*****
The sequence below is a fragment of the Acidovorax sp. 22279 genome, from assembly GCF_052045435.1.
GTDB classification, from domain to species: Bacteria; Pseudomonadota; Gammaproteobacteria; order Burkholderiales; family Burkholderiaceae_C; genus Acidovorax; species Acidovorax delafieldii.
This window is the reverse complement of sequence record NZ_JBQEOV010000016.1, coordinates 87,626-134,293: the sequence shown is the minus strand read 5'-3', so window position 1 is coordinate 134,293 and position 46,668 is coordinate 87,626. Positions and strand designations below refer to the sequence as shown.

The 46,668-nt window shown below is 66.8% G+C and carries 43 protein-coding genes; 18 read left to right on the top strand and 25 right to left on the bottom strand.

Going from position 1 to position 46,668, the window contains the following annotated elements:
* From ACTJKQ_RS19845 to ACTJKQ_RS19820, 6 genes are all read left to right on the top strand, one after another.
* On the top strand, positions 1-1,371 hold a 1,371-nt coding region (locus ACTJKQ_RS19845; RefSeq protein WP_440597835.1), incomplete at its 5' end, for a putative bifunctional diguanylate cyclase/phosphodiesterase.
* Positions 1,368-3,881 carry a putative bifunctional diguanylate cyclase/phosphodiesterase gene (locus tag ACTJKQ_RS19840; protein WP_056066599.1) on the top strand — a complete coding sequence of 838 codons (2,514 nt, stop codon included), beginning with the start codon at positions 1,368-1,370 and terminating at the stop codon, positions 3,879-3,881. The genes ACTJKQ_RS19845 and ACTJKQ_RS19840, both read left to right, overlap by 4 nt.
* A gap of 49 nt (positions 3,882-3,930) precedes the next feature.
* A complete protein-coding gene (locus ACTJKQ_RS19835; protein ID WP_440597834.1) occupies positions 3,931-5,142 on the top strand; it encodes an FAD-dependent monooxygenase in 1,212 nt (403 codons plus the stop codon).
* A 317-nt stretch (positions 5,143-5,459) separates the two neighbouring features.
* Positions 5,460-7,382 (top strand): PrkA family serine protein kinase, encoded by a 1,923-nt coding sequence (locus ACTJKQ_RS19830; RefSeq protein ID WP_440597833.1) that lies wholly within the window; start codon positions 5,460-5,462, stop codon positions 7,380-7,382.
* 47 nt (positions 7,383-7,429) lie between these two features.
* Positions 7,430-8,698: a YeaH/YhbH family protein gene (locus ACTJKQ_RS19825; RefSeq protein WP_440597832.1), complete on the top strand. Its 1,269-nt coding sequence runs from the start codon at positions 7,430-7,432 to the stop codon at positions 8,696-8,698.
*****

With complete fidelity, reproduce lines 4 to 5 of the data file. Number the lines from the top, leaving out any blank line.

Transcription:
The 46,668-nt window shown below is 66.8% G+C and carries 43 protein-coding genes; 18 read left to right on the top strand and 25 right to left on the bottom strand.

Going from position 1 to position 46,668, the window contains the following annotated elements: